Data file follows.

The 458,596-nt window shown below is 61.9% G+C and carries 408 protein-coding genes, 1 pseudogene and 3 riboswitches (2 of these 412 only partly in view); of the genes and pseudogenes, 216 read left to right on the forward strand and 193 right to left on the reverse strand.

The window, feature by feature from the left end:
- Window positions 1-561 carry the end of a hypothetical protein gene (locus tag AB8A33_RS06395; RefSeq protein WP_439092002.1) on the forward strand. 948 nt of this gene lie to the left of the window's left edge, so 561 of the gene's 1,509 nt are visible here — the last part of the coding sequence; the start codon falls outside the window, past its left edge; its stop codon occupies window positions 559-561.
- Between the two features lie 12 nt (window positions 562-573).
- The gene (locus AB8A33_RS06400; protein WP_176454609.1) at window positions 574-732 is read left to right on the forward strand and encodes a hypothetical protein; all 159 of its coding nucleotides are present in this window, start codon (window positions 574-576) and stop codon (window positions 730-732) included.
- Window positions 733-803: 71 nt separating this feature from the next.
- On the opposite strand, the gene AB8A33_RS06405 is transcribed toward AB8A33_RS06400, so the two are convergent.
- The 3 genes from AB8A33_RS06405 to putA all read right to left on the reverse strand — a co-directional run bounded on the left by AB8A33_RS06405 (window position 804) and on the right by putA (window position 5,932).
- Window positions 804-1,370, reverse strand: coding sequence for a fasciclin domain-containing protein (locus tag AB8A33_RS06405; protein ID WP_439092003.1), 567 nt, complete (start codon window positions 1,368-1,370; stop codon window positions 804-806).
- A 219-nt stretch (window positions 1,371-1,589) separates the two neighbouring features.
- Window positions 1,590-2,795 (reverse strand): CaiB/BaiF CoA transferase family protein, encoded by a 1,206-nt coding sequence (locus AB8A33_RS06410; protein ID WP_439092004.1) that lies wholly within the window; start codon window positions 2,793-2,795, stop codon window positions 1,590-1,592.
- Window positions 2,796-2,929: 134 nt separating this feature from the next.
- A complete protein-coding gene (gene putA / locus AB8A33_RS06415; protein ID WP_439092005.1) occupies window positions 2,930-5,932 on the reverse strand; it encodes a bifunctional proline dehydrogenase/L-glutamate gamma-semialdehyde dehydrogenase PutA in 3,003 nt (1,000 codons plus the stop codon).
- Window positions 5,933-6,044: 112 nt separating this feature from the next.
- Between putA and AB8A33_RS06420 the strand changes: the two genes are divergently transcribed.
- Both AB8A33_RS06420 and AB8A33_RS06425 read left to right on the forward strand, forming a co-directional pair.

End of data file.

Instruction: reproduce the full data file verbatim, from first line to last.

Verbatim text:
The 458,596-nt window shown below is 61.9% G+C and carries 408 protein-coding genes, 1 pseudogene and 3 riboswitches (2 of these 412 only partly in view); of the genes and pseudogenes, 216 read left to right on the forward strand and 193 right to left on the reverse strand.

The window, feature by feature from the left end:
- Window positions 1-561 carry the end of a hypothetical protein gene (locus tag AB8A33_RS06395; RefSeq protein WP_439092002.1) on the forward strand. 948 nt of this gene lie to the left of the window's left edge, so 561 of the gene's 1,509 nt are visible here — the last part of the coding sequence; the start codon falls outside the window, past its left edge; its stop codon occupies window positions 559-561.
- Between the two features lie 12 nt (window positions 562-573).
- The gene (locus AB8A33_RS06400; protein WP_176454609.1) at window positions 574-732 is read left to right on the forward strand and encodes a hypothetical protein; all 159 of its coding nucleotides are present in this window, start codon (window positions 574-576) and stop codon (window positions 730-732) included.
- Window positions 733-803: 71 nt separating this feature from the next.
- On the opposite strand, the gene AB8A33_RS06405 is transcribed toward AB8A33_RS06400, so the two are convergent.
- The 3 genes from AB8A33_RS06405 to putA all read right to left on the reverse strand — a co-directional run bounded on the left by AB8A33_RS06405 (window position 804) and on the right by putA (window position 5,932).
- Window positions 804-1,370, reverse strand: coding sequence for a fasciclin domain-containing protein (locus tag AB8A33_RS06405; protein ID WP_439092003.1), 567 nt, complete (start codon window positions 1,368-1,370; stop codon window positions 804-806).
- A 219-nt stretch (window positions 1,371-1,589) separates the two neighbouring features.
- Window positions 1,590-2,795 (reverse strand): CaiB/BaiF CoA transferase family protein, encoded by a 1,206-nt coding sequence (locus AB8A33_RS06410; protein ID WP_439092004.1) that lies wholly within the window; start codon window positions 2,793-2,795, stop codon window positions 1,590-1,592.
- Window positions 2,796-2,929: 134 nt separating this feature from the next.
- A complete protein-coding gene (gene putA / locus AB8A33_RS06415; protein ID WP_439092005.1) occupies window positions 2,930-5,932 on the reverse strand; it encodes a bifunctional proline dehydrogenase/L-glutamate gamma-semialdehyde dehydrogenase PutA in 3,003 nt (1,000 codons plus the stop codon).
- Window positions 5,933-6,044: 112 nt separating this feature from the next.
- Between putA and AB8A33_RS06420 the strand changes: the two genes are divergently transcribed.
- Both AB8A33_RS06420 and AB8A33_RS06425 read left to right on the forward strand, forming a co-directional pair.